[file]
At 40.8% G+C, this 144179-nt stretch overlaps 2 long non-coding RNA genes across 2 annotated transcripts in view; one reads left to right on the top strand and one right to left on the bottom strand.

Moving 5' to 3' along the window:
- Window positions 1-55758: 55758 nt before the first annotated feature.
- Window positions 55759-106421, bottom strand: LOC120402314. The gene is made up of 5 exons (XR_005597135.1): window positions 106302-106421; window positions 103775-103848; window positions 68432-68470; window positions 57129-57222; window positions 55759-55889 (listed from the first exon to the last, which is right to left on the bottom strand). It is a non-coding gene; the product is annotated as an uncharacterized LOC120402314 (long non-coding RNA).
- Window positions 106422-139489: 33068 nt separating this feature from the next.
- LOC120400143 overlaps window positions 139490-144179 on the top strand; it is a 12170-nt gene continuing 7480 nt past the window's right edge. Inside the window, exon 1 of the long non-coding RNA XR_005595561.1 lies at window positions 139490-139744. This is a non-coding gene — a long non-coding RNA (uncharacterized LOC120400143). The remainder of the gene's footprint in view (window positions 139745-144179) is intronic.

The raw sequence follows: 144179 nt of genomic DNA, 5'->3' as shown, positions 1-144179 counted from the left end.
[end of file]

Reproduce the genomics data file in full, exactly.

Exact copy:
At 40.8% G+C, this 144179-nt stretch overlaps 2 long non-coding RNA genes across 2 annotated transcripts in view; one reads left to right on the top strand and one right to left on the bottom strand.

Moving 5' to 3' along the window:
- Window positions 1-55758: 55758 nt before the first annotated feature.
- Window positions 55759-106421, bottom strand: LOC120402314. The gene is made up of 5 exons (XR_005597135.1): window positions 106302-106421; window positions 103775-103848; window positions 68432-68470; window positions 57129-57222; window positions 55759-55889 (listed from the first exon to the last, which is right to left on the bottom strand). It is a non-coding gene; the product is annotated as an uncharacterized LOC120402314 (long non-coding RNA).
- Window positions 106422-139489: 33068 nt separating this feature from the next.
- LOC120400143 overlaps window positions 139490-144179 on the top strand; it is a 12170-nt gene continuing 7480 nt past the window's right edge. Inside the window, exon 1 of the long non-coding RNA XR_005595561.1 lies at window positions 139490-139744. This is a non-coding gene — a long non-coding RNA (uncharacterized LOC120400143). The remainder of the gene's footprint in view (window positions 139745-144179) is intronic.

The raw sequence follows: 144179 nt of genomic DNA, 5'->3' as shown, positions 1-144179 counted from the left end.